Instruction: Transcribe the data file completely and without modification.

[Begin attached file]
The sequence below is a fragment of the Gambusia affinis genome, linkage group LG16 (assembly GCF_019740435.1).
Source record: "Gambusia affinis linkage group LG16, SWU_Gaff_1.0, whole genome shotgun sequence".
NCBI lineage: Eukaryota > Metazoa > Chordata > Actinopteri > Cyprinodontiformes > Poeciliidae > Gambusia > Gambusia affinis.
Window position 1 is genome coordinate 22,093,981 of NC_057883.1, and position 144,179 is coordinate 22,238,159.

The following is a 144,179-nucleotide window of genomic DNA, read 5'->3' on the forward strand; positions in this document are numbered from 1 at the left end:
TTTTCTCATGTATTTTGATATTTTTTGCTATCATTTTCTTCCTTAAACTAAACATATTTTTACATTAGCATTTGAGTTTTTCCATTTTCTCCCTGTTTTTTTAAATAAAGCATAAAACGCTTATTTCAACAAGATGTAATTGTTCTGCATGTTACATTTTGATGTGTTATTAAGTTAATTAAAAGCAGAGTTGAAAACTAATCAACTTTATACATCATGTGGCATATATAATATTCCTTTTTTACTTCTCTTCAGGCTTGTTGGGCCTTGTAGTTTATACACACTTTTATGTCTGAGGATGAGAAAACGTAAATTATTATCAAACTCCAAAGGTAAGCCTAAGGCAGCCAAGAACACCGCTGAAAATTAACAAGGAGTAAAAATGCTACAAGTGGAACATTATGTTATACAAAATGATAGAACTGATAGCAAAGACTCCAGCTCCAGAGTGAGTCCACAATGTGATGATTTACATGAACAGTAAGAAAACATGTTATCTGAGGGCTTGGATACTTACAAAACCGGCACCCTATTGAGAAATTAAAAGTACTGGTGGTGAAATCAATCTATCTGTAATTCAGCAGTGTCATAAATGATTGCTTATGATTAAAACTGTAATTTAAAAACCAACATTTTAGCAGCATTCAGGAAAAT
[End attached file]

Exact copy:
The sequence below is a fragment of the Gambusia affinis genome, linkage group LG16 (assembly GCF_019740435.1).
Source record: "Gambusia affinis linkage group LG16, SWU_Gaff_1.0, whole genome shotgun sequence".
NCBI lineage: Eukaryota > Metazoa > Chordata > Actinopteri > Cyprinodontiformes > Poeciliidae > Gambusia > Gambusia affinis.
Window position 1 is genome coordinate 22,093,981 of NC_057883.1, and position 144,179 is coordinate 22,238,159.

The following is a 144,179-nucleotide window of genomic DNA, read 5'->3' on the forward strand; positions in this document are numbered from 1 at the left end:
TTTTCTCATGTATTTTGATATTTTTTGCTATCATTTTCTTCCTTAAACTAAACATATTTTTACATTAGCATTTGAGTTTTTCCATTTTCTCCCTGTTTTTTTAAATAAAGCATAAAACGCTTATTTCAACAAGATGTAATTGTTCTGCATGTTACATTTTGATGTGTTATTAAGTTAATTAAAAGCAGAGTTGAAAACTAATCAACTTTATACATCATGTGGCATATATAATATTCCTTTTTTACTTCTCTTCAGGCTTGTTGGGCCTTGTAGTTTATACACACTTTTATGTCTGAGGATGAGAAAACGTAAATTATTATCAAACTCCAAAGGTAAGCCTAAGGCAGCCAAGAACACCGCTGAAAATTAACAAGGAGTAAAAATGCTACAAGTGGAACATTATGTTATACAAAATGATAGAACTGATAGCAAAGACTCCAGCTCCAGAGTGAGTCCACAATGTGATGATTTACATGAACAGTAAGAAAACATGTTATCTGAGGGCTTGGATACTTACAAAACCGGCACCCTATTGAGAAATTAAAAGTACTGGTGGTGAAATCAATCTATCTGTAATTCAGCAGTGTCATAAATGATTGCTTATGATTAAAACTGTAATTTAAAAACCAACATTTTAGCAGCATTCAGGAAAAT